Best of Science Fiction, The

By Groff Conklin (editor, 1946)

5/10

A rather stodgy collection that is best read in spurts, or by skipping certain sections completely. It’s laid out in six sections, the first three of which weren’t that appealing (and one of THOSE — The Atom — which you could probably skip completely due to how dated it is).

The only memorable stories in those first three sections were from the Wonders of the Earth section: “Killdozer!” a surprisingly compelling tale about a possessed bulldozer, and “Davy Jones’ Ambassador,” an underwater adventure that reminded me a lot of the James Cameron film “The Abyss.” The third section, The Superscience of Man, was the most disappointing for me as it had the big names of short fiction — Poe, Doyle, Wells and Julian Huxley — but featured telepathy and body-swapping stories that were uniformly dull.

The best stories by far were by two other big names — Heinlein and Asimov — and found in the last From Outer Space section. Heinlein’s “Universe” was a proto-Matrix type dystopian hero’s journey about a huge spaceship whose inhabitants believe there is no outer world. It featured some well-layered philosophical and religious musings about the nature of reality and how people become entrenched in their beliefs. Asimov’s “Blind Alley” is a fascinating psychological examination of colonization with a great payoff as only Asimov does.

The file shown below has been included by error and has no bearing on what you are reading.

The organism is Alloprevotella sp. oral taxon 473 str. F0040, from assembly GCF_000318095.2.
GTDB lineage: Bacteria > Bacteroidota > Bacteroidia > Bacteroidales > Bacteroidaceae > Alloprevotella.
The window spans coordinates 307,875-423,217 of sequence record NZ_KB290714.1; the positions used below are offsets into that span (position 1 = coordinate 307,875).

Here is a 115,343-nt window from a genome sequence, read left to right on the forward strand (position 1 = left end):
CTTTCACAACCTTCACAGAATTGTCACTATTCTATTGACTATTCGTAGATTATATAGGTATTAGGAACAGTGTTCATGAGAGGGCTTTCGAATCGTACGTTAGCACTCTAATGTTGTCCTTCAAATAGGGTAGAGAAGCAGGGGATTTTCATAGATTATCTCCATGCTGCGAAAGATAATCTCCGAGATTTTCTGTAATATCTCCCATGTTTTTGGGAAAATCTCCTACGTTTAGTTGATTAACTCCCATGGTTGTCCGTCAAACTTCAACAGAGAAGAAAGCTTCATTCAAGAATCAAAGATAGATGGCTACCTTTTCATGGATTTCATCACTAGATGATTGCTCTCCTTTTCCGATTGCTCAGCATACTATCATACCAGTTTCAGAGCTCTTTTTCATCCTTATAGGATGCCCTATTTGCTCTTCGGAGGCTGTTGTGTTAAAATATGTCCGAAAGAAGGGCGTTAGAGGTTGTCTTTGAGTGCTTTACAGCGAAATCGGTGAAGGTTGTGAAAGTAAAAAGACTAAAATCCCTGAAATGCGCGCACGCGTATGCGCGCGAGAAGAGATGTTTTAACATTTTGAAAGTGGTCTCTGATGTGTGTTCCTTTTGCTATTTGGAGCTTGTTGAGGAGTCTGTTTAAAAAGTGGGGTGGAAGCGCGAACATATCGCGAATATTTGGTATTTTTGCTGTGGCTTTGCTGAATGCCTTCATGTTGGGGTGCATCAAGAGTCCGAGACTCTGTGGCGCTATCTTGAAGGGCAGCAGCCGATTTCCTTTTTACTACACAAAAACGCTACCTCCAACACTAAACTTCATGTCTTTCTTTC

The other stories worth reading are “Ultimate Metal,” about a newly discovered alloy whose inventor doesn’t research enough before implementation; “The Machine,” about a disastrous world where a supercomputer takes care of all of humanities needs; “The Monster from Nowhere,” a cool mystery about an extra-dimensional “monster”; and “The Search,” one of the best and most complete time-travel stories I’ve read.

Still, that’s a pretty low ratio of good stories and the entire collection is forgettable except as a nifty glimpse at the origins of the genre. Campbell’s preface is pretty interesting as well, in any case significantly moreso than Conklin’s.

 

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